By: Jennifer Cho Salaff
Being exhausted may be one of the worst feelings. But the great news is you can do something about it with what you eat. 1374080635-shutterstock_107919119The right foods can boost energy by supplying calories, pushing your body to burn those calories and triggering feel-good brain chemicals. For an afternoon pick-me-up, consider the following foods.

Cashews, almonds, hazelnuts: These nuts are rich in protein, fiber and good-for-you-fat to fill you up and sustain energy. They also contain magnesium, a mineral playing a key role in converting sugar into energy.

Smart carbs: They get a bad rap, but research shows carbohydrates are vital to boosting energy and mood. The key is to avoid sweets, which cause blood sugar levels to spike and then plummet (making you feel tired and cranky). Pick complex carbs like whole grains (whole wheat bread and brown rice, for example) since your body absorbs them more slowly, keeping your blood sugar and energy levels stable.

Green tea: Loaded with antioxidants and catechins, green tea has been used as a “natural” medicine for thousands of years. Originating in China, this beverage can help reduce the risk of heart disease, high blood pressure and diabetes and is believed to help enhance your mood. Drink up!

Lean meats: Lean cuts of beef, pork, turkey and chicken are excellent sources of protein that include the amino acid tyrosine, which can help you feel more alert and focused.

Salmon: This succulent fish is rich in omega 3 fatty acids, which may protect against depression and be good for the heart. Research has also shown that salmon can improve overall brain health.

Supplements: Vitamin supplements may help to increase energy levels and are a great way to boost an already balanced, nutritious diet. Supplements including omega-3s, vitamin D, CoQ10, vitamin C and B-vitamins can aid in fighting fatigue.

Dark, leafy greens: There’s a reason why your mother always told you to eat your greens! Experts say they are the No. 1 food you can eat regularly to improve your health. That’s because they’re chock full of fiber, vitamins and minerals that may help protect you from heart disease, diabetes and, in some cases, cancer. Pick from kale, spinach, collards and Swiss chard – all of which are also good sources of omega 3s.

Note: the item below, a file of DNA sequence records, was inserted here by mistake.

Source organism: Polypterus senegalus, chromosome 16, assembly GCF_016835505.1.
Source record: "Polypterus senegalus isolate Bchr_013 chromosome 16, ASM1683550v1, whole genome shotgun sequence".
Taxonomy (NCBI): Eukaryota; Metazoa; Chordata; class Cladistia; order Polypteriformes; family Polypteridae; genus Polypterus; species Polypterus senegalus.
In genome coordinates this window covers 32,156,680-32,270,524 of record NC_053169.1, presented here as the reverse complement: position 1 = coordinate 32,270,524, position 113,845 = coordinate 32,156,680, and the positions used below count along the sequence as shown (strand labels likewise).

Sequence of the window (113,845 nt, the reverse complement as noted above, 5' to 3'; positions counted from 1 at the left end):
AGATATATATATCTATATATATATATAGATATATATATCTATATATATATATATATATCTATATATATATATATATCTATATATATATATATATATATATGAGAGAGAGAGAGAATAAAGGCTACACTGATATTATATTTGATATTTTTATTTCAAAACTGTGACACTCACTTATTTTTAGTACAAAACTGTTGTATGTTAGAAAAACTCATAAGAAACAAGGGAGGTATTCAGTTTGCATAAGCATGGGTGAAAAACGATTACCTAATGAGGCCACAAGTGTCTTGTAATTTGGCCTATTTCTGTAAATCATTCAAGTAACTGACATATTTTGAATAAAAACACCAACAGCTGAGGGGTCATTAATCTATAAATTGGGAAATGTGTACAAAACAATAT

Avocado: The good-for-you-fat, also known as oleic acid, in avocados can help lower cholesterol and keep insulin levels steady, helping you concentrate better.

Dark berries: Not only are they delicious, dark berries (like blueberries, raspberries and blackberries) are also loaded with cell-protective antioxidants and fiber, which can control your blood sugar levels to avoid a dip in energy.



Fried Foods
Yes, everything in moderation. But keep in mind that it’s harder for your body to process foods like French fries or beer-battered fish and chips. That’s because your internal organs pull blood away from your extremities to digest these fatty foods, resulting in lower energy levels overall.

A glass of red wine can actually slow down your body’s central nervous system, causing you to feel drained and depleted.

Energy Drinks
They may help in the short term with a boost of sugar and caffeine, but energy drinks will ultimately leave you in the dust. Your blood sugar levels will drop lower than before, making you feel pooped. If you need to wet your whistle, opt instead for water.

Eating too much pasta can zap your energy levels and leave you feeling sluggish. That’s because this starchy food can cause a sudden drop in your blood sugar levels.

Fatty Red Meat
It takes your body a lot longer to digest red meat than almost any other food, which means that prime rib dinner may leave you feeling less than spry. MS&F

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